Session Authentication and Single-Page Applications#

TL;DR: Don’t use session authentication in cross-domain AJAX clients, it’s a world of pain. Just go with Authorization: Bearer <token> header and be at peace.


This is something that I learned the hard way, during completion of a take-home assignment. I would expect the most the full-stack developers to know this, but I haven’t found an in-depth explanation on the web. The tech stack is Django REST Framework and React combo. React frontend runs on a separate port in the local developer environment to support hot-reloading. In production, frontend is served from CDN, and API is hosted on a separate subdomain.

Session Authentication in Django#

Using Django terminology, “session” in a nutshell:

  1. When user makes the first request to the server, Django session middleware generates a new anonymous session token.

  2. The session data is available for read and write in Django views through request.session object.

  3. Before returning response, session middleware persists session data to the cache.

  4. Session middleware attaches the session token to the response as a cookie, for example: sessionid=ovf4pg0a42vxxw7nptty5m6663h6uiky.

  5. On subsequent requests, browser sends the cookie back to the server.

  6. Server fetches session data from a cache.

(Django has other flavors, such as Database-stored session data, and signed cookies, but they both are inferior performance-wise, and are rare in production.)

Session authentication basically means that request.session["user_id"] is populated in login view. Django provides convenient attribute request.user that fetches the User model by the user_id.

To summarise:

  1. The Django sessions framework is entirely, and solely, cookie-based.

  2. Cookie contains a session ID – not the data itself.

Session Authentication in Django REST Framework#

Django REST Framework provides SessionAuthentication built on top of Django cookie-based sessions.

The documentation has a hint:

“Session authentication is appropriate for AJAX clients that are running in the same session context as your website.” – Authentication in Django REST Framework

What “the same session context as your website” means is that the API must be served at the same domain as frontend.

Okay, but does it mean that it won’t work in cross-origin setup? Great question! And a deep rabit hole…

Cross-Origin Resource Sharing (CORS)#

CORS headers allow server to configure what domains (origins) are allowed to send AJAX requests. In absence of response header explicitly stating that this domain is approved, the browser rejects the response.

Thank you, browser. The confusion of this situation comes from the developer unawareness of the possible attacks. Naive server doesn’t care about the domain. Naive frontend doesn’t care about the domain. But intermediary browser cares a lot, and it makes sure frontend won’t sneak any request.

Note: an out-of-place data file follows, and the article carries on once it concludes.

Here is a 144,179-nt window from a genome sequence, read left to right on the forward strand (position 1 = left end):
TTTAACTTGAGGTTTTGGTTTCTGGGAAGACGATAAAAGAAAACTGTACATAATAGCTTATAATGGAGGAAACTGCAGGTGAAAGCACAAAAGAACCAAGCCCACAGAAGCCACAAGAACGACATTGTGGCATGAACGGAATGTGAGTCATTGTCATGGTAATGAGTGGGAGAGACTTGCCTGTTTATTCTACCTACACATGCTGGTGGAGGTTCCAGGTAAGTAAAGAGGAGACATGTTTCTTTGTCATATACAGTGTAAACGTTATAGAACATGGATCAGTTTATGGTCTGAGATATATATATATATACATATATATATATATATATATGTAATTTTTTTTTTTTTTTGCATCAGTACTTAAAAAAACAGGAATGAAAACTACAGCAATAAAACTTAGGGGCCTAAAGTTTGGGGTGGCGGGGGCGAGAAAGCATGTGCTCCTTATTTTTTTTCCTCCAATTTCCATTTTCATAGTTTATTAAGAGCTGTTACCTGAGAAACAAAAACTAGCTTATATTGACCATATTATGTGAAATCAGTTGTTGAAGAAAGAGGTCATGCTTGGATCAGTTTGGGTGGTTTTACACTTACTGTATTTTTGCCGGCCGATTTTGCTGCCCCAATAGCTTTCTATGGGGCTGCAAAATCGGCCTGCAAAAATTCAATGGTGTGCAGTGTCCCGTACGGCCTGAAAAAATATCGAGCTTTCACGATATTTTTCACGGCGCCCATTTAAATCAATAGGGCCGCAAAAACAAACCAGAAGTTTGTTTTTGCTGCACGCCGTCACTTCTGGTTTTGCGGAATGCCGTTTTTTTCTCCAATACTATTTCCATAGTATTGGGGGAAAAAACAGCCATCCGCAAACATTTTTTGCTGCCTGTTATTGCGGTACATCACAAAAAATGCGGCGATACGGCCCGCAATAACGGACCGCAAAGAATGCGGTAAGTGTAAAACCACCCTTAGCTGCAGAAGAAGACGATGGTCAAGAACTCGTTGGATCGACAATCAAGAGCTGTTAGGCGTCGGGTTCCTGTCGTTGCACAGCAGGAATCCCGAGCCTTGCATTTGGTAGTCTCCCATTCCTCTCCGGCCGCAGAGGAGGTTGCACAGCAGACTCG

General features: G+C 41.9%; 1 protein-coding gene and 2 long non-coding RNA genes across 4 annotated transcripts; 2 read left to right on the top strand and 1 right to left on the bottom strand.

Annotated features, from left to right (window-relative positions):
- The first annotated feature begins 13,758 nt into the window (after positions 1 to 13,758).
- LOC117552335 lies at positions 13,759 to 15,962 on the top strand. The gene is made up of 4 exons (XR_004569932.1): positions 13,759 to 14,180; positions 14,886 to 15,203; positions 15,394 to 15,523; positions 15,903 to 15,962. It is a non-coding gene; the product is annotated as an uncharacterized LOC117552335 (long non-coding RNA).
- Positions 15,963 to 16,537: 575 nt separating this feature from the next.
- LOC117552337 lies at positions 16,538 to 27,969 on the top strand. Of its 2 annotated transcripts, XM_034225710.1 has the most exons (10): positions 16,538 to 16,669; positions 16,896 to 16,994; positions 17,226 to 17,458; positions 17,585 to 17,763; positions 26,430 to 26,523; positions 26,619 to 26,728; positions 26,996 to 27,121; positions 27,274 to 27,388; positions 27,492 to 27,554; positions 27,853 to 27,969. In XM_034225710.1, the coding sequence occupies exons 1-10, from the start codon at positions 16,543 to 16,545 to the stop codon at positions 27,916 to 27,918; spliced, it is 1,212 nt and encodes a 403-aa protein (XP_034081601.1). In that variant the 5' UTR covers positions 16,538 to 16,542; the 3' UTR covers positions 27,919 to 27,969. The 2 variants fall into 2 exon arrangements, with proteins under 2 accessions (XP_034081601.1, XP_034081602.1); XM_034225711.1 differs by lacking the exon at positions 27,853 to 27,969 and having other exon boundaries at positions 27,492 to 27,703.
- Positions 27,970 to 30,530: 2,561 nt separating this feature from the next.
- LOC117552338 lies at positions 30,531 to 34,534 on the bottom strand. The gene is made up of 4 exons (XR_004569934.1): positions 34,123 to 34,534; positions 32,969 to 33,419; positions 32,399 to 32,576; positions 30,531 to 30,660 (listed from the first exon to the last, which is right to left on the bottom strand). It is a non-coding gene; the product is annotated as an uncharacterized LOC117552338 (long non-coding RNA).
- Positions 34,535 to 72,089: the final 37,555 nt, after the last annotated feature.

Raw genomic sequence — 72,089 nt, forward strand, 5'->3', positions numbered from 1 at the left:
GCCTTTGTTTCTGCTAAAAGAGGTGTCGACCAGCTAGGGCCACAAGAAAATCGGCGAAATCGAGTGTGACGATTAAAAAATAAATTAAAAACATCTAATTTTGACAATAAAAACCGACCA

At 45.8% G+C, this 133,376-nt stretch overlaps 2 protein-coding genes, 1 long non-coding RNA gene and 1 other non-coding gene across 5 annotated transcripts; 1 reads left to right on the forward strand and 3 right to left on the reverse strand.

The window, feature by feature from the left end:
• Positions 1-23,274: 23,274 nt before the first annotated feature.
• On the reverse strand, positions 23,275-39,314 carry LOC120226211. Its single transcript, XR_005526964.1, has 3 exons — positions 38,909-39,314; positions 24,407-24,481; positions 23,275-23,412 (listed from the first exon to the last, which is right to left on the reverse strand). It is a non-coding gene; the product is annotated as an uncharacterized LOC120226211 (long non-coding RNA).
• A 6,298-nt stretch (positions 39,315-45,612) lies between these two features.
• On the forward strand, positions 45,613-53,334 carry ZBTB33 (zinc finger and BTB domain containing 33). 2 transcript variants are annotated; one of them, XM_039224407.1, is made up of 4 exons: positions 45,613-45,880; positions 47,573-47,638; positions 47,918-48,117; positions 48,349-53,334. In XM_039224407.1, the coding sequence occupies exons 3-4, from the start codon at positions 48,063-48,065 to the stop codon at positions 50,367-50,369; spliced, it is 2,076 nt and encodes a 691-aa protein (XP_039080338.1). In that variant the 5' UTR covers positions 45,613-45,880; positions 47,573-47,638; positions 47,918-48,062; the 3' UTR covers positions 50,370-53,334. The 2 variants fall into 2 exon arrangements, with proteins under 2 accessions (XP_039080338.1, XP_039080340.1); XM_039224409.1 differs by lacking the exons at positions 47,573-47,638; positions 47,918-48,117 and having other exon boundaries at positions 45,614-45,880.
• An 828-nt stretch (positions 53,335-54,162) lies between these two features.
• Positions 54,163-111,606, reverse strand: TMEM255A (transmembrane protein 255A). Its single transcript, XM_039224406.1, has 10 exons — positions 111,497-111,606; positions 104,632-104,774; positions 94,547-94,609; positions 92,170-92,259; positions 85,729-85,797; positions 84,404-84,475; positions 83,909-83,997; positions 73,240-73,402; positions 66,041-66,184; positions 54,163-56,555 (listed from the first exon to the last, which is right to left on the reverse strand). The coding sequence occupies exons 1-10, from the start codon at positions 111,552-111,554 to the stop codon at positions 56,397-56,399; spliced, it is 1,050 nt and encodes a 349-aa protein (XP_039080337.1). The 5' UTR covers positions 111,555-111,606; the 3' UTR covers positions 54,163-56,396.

Let’s say, we serve frontend Javascript from and API is hosted at

Or, in a local developer setting, Javascript is at http://localhost:3000 and API is at http://localhost:8000. It may look like the localhost domain is the same, but the browser actually considers port number as a part of domain.

– Okay, okay, we set the headers:

Access-Control-Allow-Credentials: true

That would do for the production. But not for local development.

Cross-Origin Troubles in Local Development#

In local environment, we have frontend and backend served from localhost, but from different ports. Let’s say 3000 for the frontend, and 8000 for the backend.

Session authentication kinda works if you login on the backend port directly. The cookie is set for localhost:8000, and the browser passes it to server for every AJAX request coming from localhost:3000 origin.

– What if you try to login through AJAX?

Not so much. Requests reach the server, existing cookies for the API domain are attached. Server is happy, response arrives back to the frontend. Except Set-cookie headers. Those get stripped by browser.

I haven’t found a definitive explanation. Some point to presence of port number. Some to localhost not having two dots, and therefore not being a proper domain name. I don’t know exactly what is it, but I tried every solution I found on the web, and got nowhere.

The cookie is not set for the frontend origin. It’s not set for API domain either. It just goes nowhere.

Let me clarify:

  1. Browser attaches existing cookies when making requests to cross-origin API.

  2. API server responds back with Set-Cookie header.

  3. No error or warning is logged in the browser, but the cookie is dropped (only for localhost).

  4. On the next request to the API server the old cookies are sent.

Solution 1: Don’t Use Cookies#

Don’t use cookie-based authentication when building websites with cross-origin AJAX. Use Token authentication instead. If Django REST Framework’s token authentication is too basic, try Django REST Knox.

– But what about CSRF?

Cross-site request forgery is an attack that tricks the victim into submitting a malicious request. It works only in the context of cookie-based authentication, where browser automatically injects user’s credentials in the requests.

In token authentication, the credentials are sent explicitly by the client in HTTP Authorization header. Hence, there’s no need protect the session from hijacking.

Solution 2: Use HTTP Proxy Locally to Make AJAX Same-Origin#

These troubles don’t exist in production. When serving from a proper domain and standard HTTPS port, CORS headers work as expected.

For the local development, you can set up a proxy, so that HTTP requests are sent to the same-origin frontend localhost:3000, and proxied to localhost:8000 from there. The CORS protection is implemented only in the browser, and doesn’t exist in server-to-server API calls (such as proxy).